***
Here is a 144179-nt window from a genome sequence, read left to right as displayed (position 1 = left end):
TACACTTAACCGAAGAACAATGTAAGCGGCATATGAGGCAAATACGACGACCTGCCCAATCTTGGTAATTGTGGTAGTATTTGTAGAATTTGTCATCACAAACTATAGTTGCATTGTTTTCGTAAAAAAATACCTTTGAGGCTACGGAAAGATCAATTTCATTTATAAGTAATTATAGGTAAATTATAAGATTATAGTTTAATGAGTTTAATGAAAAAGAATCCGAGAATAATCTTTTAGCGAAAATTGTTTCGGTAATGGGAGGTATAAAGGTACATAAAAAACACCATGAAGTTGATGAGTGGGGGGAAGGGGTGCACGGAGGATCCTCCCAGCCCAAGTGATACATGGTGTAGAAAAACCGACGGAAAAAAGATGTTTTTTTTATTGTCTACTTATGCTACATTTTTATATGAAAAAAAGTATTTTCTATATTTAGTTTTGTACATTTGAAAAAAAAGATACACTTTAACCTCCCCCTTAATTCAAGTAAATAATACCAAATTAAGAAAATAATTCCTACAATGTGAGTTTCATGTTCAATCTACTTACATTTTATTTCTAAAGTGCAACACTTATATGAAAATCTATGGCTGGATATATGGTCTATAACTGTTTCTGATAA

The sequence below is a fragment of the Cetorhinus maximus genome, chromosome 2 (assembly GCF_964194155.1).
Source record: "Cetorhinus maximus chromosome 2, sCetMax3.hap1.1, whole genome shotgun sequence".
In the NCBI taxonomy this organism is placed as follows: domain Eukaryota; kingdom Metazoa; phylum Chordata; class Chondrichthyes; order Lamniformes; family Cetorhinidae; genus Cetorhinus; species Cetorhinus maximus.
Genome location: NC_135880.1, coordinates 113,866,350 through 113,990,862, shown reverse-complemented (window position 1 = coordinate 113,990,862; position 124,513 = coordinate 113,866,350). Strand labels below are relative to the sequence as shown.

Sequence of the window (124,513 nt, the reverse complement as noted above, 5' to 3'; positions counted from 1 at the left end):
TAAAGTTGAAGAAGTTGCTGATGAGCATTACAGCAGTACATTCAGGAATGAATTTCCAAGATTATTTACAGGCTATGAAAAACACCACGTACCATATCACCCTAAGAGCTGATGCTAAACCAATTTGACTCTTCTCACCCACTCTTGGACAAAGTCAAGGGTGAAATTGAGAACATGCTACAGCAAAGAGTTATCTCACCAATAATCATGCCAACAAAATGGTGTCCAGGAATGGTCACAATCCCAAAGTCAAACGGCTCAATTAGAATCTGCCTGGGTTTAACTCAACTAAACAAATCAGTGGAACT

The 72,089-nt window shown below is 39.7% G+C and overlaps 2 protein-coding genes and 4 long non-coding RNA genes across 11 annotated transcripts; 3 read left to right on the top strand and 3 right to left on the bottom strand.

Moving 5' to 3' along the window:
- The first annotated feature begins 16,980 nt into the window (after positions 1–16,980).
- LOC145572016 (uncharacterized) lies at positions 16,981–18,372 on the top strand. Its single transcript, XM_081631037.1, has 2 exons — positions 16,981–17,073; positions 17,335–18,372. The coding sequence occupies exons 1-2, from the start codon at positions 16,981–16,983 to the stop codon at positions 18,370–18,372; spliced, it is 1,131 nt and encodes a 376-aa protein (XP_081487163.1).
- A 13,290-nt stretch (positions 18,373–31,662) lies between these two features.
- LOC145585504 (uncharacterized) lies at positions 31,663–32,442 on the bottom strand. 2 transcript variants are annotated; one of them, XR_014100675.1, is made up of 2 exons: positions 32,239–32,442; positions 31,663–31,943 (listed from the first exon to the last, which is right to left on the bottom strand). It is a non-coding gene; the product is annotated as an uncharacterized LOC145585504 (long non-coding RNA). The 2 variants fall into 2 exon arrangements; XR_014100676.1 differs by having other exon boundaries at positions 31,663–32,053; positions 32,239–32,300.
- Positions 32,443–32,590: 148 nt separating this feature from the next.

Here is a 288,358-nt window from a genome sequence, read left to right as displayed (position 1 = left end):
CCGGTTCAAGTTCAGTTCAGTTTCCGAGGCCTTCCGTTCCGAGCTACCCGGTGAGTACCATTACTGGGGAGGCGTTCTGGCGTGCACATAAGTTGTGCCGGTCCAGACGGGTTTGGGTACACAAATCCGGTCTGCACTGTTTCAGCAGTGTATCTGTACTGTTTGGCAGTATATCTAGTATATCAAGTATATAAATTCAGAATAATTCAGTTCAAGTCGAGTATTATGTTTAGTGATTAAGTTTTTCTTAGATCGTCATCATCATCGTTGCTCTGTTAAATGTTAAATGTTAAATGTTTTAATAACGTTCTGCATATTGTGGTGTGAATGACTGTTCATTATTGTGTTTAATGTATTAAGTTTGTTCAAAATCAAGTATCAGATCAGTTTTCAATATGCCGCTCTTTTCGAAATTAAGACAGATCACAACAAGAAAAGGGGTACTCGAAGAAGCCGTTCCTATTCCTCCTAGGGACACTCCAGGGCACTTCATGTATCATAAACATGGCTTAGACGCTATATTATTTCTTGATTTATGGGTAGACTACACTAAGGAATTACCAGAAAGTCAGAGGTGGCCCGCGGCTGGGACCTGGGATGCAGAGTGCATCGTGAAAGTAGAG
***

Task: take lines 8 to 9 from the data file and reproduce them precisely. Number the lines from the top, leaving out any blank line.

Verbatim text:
TAAAGTTGAAGAAGTTGCTGATGAGCATTACAGCAGTACATTCAGGAATGAATTTCCAAGATTATTTACAGGCTATGAAAAACACCACGTACCATATCACCCTAAGAGCTGATGCTAAACCAATTTGACTCTTCTCACCCACTCTTGGACAAAGTCAAGGGTGAAATTGAGAACATGCTACAGCAAAGAGTTATCTCACCAATAATCATGCCAACAAAATGGTGTCCAGGAATGGTCACAATCCCAAAGTCAAACGGCTCAATTAGAATCTGCCTGGGTTTAACTCAACTAAACAAATCAGTGGAACT

The 72,089-nt window shown below is 39.7% G+C and overlaps 2 protein-coding genes and 4 long non-coding RNA genes across 11 annotated transcripts; 3 read left to right on the top strand and 3 right to left on the bottom strand.